Clinton offers optimism, big promises in economic address: Hillary Clinton followed up Donald Trump’s big economic speech earlier this week with an outline of her own agenda at a rally in Warren, Michigan, on Thursday. Clinton opened with an optimistic portrait of Michigan starkly different from Trump’s Monday remarks about Detroit’s “failure, poverty, and crime,” and she maintained that hopefulness throughout. Clinton vowed to create 10 million jobs, connect every household to broadband by 2020, and offer free college tuition as well as alternatives to the traditional four-year college degree. Time
Trump, RNC reportedly having emergency ‘come to Jesus’ meeting: On Friday, Donald Trump’s campaign and several top Republican Party officials will meet in Florida for an “emergency meeting” to discuss how Trump is doing in the presidential race, sources tell Politico. One source is describing the get-together as a “come to Jesus” meeting, while a Trump staffer says it’s a “typical” gathering. Trump will not be at the meeting, but senior adviser Karen Giorno, who will attend, tells Politico “there’s no consternation” and that reports of Trump and RNC Chairman Reince Priebus being at odds “are just false.” Politico
Dozens More Prominent Republicans Dump Trump: For the second time this week, a group of prominent Republicans says it will not support Donald Trump for president. More than 70 party members, including former congressmen and senior members of the Reagan administration and both President Bushes, have drafted a letter to Republican National Committee Chairman Reince Priebus. They want the RNC to stop using Republican money, time, staff and advertising to support Trump, and instead use those resources for House and Senate candidates. They say Trump’s chances of winning in November are “evaporating by the day.” Among other reasons, they cite his verbal duel with the parents of a Muslim-American soldier killed in Iraq, hints that gun-rights backers should shoot Hillary Clinton, and “lying about scores of issues, large and small.” VOA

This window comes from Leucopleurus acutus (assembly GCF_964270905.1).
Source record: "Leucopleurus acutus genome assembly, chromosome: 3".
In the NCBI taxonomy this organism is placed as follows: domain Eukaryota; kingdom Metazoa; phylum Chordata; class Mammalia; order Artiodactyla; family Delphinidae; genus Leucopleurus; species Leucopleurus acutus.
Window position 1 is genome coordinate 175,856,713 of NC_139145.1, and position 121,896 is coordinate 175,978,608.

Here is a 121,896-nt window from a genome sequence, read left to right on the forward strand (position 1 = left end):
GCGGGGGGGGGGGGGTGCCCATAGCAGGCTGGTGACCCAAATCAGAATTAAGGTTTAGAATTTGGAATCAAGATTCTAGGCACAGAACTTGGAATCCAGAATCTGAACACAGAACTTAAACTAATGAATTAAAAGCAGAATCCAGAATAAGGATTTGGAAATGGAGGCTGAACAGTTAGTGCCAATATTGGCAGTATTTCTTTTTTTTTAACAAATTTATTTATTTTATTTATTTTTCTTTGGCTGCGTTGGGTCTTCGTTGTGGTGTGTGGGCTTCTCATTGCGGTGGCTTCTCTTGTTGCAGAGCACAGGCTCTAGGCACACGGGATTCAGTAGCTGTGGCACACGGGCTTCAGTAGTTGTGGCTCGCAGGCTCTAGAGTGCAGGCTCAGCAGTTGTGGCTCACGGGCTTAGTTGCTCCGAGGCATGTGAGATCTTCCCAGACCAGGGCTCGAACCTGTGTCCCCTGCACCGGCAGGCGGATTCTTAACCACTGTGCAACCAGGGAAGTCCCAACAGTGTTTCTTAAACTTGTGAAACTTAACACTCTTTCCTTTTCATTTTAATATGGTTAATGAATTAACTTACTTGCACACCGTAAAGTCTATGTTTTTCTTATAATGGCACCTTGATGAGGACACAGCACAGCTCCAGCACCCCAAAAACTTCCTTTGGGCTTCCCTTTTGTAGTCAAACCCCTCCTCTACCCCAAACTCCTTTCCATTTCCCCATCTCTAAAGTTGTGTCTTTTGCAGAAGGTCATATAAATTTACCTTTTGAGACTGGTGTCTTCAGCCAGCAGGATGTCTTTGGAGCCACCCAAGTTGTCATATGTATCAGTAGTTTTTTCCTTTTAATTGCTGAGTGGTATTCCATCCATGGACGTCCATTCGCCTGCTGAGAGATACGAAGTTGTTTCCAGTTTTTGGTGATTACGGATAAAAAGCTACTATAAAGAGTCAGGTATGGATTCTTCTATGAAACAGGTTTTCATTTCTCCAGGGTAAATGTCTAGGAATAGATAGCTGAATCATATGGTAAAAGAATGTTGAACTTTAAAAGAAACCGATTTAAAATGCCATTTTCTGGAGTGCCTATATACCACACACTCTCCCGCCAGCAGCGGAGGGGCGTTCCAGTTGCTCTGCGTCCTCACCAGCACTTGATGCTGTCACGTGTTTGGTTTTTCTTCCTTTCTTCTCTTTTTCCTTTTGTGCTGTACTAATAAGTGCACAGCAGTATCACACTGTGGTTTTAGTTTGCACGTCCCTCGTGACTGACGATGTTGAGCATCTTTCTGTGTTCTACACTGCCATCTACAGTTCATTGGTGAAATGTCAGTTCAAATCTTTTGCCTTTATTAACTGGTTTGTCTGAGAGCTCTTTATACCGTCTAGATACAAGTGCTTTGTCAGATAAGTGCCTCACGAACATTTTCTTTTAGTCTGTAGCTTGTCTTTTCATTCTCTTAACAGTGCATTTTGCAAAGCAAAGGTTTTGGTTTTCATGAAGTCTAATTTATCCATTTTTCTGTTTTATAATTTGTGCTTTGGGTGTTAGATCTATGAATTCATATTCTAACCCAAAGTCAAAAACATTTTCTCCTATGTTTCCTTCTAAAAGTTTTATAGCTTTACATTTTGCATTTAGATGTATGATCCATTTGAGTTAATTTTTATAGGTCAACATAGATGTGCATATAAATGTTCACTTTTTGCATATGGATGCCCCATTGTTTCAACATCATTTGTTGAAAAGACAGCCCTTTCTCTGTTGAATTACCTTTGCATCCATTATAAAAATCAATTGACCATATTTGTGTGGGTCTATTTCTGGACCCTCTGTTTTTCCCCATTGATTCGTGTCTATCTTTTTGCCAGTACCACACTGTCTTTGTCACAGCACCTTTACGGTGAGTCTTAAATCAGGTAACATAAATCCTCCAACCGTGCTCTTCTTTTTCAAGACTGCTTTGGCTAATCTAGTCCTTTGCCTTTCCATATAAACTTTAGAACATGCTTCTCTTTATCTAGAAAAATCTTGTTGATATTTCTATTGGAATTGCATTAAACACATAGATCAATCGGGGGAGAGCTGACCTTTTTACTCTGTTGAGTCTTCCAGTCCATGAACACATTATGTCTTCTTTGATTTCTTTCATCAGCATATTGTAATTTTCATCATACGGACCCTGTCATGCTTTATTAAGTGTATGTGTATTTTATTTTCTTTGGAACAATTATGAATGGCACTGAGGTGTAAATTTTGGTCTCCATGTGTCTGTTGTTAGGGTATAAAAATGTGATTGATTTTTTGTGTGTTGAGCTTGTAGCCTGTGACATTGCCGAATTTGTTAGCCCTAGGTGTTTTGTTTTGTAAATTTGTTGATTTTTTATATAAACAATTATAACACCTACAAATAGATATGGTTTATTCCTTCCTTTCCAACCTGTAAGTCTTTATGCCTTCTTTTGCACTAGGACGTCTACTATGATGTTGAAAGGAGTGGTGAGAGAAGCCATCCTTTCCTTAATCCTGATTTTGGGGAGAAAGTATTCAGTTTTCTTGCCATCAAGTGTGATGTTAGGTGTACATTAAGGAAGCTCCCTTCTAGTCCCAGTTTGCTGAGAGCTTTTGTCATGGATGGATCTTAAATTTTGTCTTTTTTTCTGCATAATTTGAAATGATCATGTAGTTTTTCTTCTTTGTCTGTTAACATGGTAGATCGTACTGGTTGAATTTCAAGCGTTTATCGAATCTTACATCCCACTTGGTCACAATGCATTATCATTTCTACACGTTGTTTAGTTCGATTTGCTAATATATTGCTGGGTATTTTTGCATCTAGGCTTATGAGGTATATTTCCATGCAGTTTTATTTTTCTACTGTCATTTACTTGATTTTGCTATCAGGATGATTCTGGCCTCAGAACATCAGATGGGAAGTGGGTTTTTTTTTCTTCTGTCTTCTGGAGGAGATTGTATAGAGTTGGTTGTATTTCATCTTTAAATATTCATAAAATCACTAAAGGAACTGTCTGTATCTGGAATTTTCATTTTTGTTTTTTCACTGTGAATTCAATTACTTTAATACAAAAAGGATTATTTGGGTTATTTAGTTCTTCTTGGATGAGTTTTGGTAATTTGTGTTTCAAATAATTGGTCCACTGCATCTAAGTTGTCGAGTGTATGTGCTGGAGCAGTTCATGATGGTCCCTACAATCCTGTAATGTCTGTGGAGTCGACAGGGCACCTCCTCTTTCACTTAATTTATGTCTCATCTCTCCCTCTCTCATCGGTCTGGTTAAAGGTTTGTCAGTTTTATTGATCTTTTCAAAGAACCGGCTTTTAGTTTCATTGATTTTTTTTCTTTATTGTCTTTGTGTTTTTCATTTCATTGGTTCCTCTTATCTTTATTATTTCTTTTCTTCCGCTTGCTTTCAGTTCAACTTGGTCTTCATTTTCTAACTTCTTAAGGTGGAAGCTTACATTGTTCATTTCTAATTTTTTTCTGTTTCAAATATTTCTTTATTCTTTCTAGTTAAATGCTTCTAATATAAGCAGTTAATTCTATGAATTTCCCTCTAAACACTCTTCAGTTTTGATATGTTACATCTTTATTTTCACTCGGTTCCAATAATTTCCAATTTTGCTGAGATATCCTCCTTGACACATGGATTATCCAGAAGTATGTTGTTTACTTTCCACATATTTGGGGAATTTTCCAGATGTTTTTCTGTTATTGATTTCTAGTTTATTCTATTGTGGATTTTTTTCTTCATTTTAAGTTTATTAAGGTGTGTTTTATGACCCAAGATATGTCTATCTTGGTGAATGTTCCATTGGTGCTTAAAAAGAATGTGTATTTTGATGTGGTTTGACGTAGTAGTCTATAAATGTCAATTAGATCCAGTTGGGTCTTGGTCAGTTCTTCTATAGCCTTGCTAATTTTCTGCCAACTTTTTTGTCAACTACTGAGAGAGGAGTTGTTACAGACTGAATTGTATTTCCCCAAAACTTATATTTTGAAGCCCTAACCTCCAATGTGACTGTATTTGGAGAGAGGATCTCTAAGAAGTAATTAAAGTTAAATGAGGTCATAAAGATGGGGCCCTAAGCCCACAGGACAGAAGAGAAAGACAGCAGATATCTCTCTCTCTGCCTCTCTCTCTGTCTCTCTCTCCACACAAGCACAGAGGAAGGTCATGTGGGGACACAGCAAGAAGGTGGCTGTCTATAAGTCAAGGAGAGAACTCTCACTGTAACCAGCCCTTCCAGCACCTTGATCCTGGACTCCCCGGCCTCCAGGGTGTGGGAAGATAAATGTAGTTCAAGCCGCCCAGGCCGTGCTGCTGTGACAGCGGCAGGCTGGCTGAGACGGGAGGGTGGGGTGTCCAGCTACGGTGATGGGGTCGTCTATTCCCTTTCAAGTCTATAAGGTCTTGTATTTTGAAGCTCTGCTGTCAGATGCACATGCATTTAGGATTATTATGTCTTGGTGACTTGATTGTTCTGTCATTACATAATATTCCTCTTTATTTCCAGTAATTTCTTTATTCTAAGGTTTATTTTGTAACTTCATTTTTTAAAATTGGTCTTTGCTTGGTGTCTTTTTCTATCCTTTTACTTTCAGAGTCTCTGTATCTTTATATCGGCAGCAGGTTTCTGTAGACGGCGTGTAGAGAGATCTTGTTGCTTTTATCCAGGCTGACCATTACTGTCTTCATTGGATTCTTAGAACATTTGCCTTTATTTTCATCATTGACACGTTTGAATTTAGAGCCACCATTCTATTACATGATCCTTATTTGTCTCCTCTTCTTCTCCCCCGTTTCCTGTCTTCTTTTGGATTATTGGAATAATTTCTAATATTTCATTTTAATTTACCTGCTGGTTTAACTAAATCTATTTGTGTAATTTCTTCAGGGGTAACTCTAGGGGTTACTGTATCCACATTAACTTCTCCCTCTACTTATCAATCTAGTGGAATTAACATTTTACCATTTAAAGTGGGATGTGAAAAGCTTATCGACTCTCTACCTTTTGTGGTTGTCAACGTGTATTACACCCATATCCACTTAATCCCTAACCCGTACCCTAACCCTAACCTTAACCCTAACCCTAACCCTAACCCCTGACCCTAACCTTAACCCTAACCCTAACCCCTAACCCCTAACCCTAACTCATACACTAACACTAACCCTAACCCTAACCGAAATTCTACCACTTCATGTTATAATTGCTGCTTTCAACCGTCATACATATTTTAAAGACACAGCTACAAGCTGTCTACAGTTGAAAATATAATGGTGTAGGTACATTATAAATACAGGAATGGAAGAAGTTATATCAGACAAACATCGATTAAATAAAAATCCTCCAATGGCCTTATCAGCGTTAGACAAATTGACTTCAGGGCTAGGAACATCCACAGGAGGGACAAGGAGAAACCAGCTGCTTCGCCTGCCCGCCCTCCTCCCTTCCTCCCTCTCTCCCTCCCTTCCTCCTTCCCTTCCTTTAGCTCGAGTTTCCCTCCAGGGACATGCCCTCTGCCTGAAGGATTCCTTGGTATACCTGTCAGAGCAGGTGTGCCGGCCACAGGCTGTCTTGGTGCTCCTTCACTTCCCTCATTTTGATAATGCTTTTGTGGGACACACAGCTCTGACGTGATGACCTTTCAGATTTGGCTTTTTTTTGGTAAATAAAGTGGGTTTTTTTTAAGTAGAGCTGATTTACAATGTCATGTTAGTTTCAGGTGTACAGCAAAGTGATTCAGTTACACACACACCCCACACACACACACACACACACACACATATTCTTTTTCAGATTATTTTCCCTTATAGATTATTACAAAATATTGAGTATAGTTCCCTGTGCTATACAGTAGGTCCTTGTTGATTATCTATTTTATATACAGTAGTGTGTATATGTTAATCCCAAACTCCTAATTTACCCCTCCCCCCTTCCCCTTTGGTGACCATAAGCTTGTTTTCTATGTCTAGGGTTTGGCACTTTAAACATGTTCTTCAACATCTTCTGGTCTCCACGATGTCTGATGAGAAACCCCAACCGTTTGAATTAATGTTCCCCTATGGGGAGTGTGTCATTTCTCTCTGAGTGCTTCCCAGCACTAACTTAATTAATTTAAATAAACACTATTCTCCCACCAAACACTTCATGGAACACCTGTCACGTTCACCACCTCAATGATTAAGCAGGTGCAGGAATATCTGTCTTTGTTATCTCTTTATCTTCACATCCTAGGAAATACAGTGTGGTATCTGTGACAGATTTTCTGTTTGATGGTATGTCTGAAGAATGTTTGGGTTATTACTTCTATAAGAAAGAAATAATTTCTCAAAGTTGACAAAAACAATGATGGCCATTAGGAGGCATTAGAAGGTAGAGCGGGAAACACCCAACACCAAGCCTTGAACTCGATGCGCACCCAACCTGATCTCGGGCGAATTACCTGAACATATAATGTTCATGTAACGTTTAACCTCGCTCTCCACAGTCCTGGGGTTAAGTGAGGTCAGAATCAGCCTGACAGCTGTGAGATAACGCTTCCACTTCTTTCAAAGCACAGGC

Clinton suddenly sounds a lot like Trump on trade: Hillary Clinton is suddenly sounding a lot like Donald Trump, at least on trade. For months, Trump has slammed US trade deals with Mexico and South Korea as “horrible” and “disastrous.” He wants to fix them by placing hefty fines — known as tariffs — on goods coming into the US from foreign countries that don’t play fair. Now, Clinton says she’s ready to impose tariffs too. “When countries break the rules, we won’t hesitate to impose targeted tariffs,” she told the crowd at a manufacturing plant in Warren, Michigan. She said China and other countries have “gamed the system for too long.” In addition to tariffs, she promised to ramp up the US team that monitors trade. “I’m going to ramp up enforcement by appointing a new chief trade prosecutor, tripling the number of enforcement officers,” she said. CNN